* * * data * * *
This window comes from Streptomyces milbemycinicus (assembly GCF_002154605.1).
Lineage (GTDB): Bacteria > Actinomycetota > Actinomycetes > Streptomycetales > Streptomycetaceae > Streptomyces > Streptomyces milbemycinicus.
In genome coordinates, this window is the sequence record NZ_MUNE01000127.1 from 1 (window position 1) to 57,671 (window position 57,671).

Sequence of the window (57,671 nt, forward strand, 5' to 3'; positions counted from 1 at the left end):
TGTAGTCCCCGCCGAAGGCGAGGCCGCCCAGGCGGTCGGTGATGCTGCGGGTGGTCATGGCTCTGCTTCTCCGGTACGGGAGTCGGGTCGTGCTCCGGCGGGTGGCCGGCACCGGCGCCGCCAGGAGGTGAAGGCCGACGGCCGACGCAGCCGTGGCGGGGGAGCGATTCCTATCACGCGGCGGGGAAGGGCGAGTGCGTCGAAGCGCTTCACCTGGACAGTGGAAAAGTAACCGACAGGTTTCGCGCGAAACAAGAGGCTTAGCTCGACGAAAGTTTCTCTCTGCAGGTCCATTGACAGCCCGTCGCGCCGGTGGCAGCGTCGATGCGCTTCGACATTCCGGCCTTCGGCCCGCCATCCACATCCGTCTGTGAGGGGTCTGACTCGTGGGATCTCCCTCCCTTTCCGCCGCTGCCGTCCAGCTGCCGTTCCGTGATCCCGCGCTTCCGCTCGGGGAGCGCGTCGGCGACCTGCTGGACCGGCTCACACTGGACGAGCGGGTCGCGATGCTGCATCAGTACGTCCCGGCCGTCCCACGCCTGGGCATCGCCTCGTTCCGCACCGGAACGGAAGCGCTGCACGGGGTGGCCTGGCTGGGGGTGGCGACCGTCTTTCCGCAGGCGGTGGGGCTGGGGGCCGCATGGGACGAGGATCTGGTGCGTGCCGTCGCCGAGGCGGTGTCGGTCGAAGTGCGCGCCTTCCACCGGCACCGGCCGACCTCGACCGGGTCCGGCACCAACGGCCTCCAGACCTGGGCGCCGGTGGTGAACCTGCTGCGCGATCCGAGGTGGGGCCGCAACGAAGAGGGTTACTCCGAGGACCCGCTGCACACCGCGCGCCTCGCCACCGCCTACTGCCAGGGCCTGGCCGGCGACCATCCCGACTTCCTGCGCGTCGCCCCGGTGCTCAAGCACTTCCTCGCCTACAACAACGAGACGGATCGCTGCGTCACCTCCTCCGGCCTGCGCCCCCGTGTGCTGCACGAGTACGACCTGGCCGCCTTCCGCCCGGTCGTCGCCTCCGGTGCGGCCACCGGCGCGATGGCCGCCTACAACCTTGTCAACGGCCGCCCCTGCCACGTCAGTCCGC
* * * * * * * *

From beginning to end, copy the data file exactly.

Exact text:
This window comes from Streptomyces milbemycinicus (assembly GCF_002154605.1).
Lineage (GTDB): Bacteria > Actinomycetota > Actinomycetes > Streptomycetales > Streptomycetaceae > Streptomyces > Streptomyces milbemycinicus.
In genome coordinates, this window is the sequence record NZ_MUNE01000127.1 from 1 (window position 1) to 57,671 (window position 57,671).

Sequence of the window (57,671 nt, forward strand, 5' to 3'; positions counted from 1 at the left end):
TGTAGTCCCCGCCGAAGGCGAGGCCGCCCAGGCGGTCGGTGATGCTGCGGGTGGTCATGGCTCTGCTTCTCCGGTACGGGAGTCGGGTCGTGCTCCGGCGGGTGGCCGGCACCGGCGCCGCCAGGAGGTGAAGGCCGACGGCCGACGCAGCCGTGGCGGGGGAGCGATTCCTATCACGCGGCGGGGAAGGGCGAGTGCGTCGAAGCGCTTCACCTGGACAGTGGAAAAGTAACCGACAGGTTTCGCGCGAAACAAGAGGCTTAGCTCGACGAAAGTTTCTCTCTGCAGGTCCATTGACAGCCCGTCGCGCCGGTGGCAGCGTCGATGCGCTTCGACATTCCGGCCTTCGGCCCGCCATCCACATCCGTCTGTGAGGGGTCTGACTCGTGGGATCTCCCTCCCTTTCCGCCGCTGCCGTCCAGCTGCCGTTCCGTGATCCCGCGCTTCCGCTCGGGGAGCGCGTCGGCGACCTGCTGGACCGGCTCACACTGGACGAGCGGGTCGCGATGCTGCATCAGTACGTCCCGGCCGTCCCACGCCTGGGCATCGCCTCGTTCCGCACCGGAACGGAAGCGCTGCACGGGGTGGCCTGGCTGGGGGTGGCGACCGTCTTTCCGCAGGCGGTGGGGCTGGGGGCCGCATGGGACGAGGATCTGGTGCGTGCCGTCGCCGAGGCGGTGTCGGTCGAAGTGCGCGCCTTCCACCGGCACCGGCCGACCTCGACCGGGTCCGGCACCAACGGCCTCCAGACCTGGGCGCCGGTGGTGAACCTGCTGCGCGATCCGAGGTGGGGCCGCAACGAAGAGGGTTACTCCGAGGACCCGCTGCACACCGCGCGCCTCGCCACCGCCTACTGCCAGGGCCTGGCCGGCGACCATCCCGACTTCCTGCGCGTCGCCCCGGTGCTCAAGCACTTCCTCGCCTACAACAACGAGACGGATCGCTGCGTCACCTCCTCCGGCCTGCGCCCCCGTGTGCTGCACGAGTACGACCTGGCCGCCTTCCGCCCGGTCGTCGCCTCCGGTGCGGCCACCGGCGCGATGGCCGCCTACAACCTTGTCAACGGCCGCCCCTGCCACGTCAGTCCGC